The matter of how sustainable a potential supplier, stakeholder or partner is, is a priority for as many as nine in 10 small businesses, according to new research by Novuna Business Finance.
Polling a sample of more than 1,000 small business leaders, the results showed that 89% said they would check the sustainability credentials of a company in some way before deciding to work with them.
As sustainability issues become increasingly important, both the desire to work with green suppliers and scepticism of bold green claims are on the rise.
Recent research found as many 76% of small businesses said they intended to ‘green’ their supply chain last year, while the Competition and Markets Authority (CMA) and Financial Conduct Authority (FCA) have both introduced new measures to ensure green claims made by companies do not mislead.
58% would seek out official certifications, accreditation and listings
The results showed that almost half of small business leaders would actively check for an official certification that recognises the organisation as meeting certain sustainability standards. Additionally, around a third would check an organisation’s listing as a sustainable business on groups such as the Federation of Small Businesses or British Chambers of Commerce.
Interestingly, it was leaders of larger businesses (up to 250 employees) that were more likely to seek out official accreditation (64% vs 53% of businesses with fewer than 100 employees).
Examining a company’s claims
A company’s own published materials were also a consideration highlighted by the survey. Around a third (34%) said they would research the company’s green policies and practices on its website, with an additional 31% saying they would check reports and mission statements that outline green objectives.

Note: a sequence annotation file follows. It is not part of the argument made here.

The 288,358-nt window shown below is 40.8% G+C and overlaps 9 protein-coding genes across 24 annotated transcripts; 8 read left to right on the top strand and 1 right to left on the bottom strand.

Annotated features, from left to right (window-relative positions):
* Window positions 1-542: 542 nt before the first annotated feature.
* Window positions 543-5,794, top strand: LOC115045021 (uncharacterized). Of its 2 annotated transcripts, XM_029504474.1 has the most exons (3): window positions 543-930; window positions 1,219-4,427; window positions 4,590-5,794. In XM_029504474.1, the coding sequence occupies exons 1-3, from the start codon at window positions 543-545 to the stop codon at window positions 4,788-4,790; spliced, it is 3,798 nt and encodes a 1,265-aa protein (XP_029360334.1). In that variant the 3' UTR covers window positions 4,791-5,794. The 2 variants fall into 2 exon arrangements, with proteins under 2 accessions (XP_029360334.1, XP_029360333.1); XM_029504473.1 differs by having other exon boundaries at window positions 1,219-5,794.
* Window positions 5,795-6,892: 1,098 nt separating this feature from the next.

More directly, just over a quarter (28%) said they would ask representatives about the company’s attitude towards sustainability as part of the process to decide whether or not to work with them.
Broader reputation a significant factor
Around a third (35%) said that they would do a cursory search on the company both on the Internet and on social media to check what others had said about its sustainability credentials. Additionally, around one in five (22%) said they would ask close contacts of the company to get a sense of a partner’s reputation as a sustainable company.
Jo Morris, Head of Marketing and Insight at Novuna Business Finance commented: “We are quickly reaching the point where many small businesses will seek out greener options if it falls within the bracket of what they consider to be affordable. This wave of interest is met with an ever-increasing range of options to choose from.
“This means that business leaders are now forced to apply an additional layer of rigour to sort the genuine from the “too good to be true”. What we see from this research is not only the desire to work with green suppliers and stakeholders as part of their day-to-day operations but also the extent to which they are prepared to check any claims.
“The new measures that are being introduced by the likes of the CMA and FCA will give small business leaders more confidence in the decisions that they make, however, the importance of a business carrying out its own research cannot be overstated. Understanding the right questions to ask, and where to find this information, is a key part in making good sustainable choices for a business.”
What business leaders would do before working with a potential partner
- Check certification and accreditation/listings as a sustainable businesses [Net] (58%)
- Check Certification and accreditation from internationally recognised bodies (43%)
- Check listings as a sustainable businesses on groups such as the Federation of small businesses, British Chambers of Commerce, etc (32%)
- Check company reports and mission statements that outline green objectives (31%)
- Research the company’s green policies and practices on their website (34%)
- Ask the company about its attitude towards sustainability (28%)
- Ask contacts about the company, and its reputation as a sustainable company (22%)
- Do a search on the company on the internet/social media to check their sustainability credentials (35%)
- Other (4%)
- N/A – I would not check sustainability/green credentials when looking for a supplier/partner to work with (11%)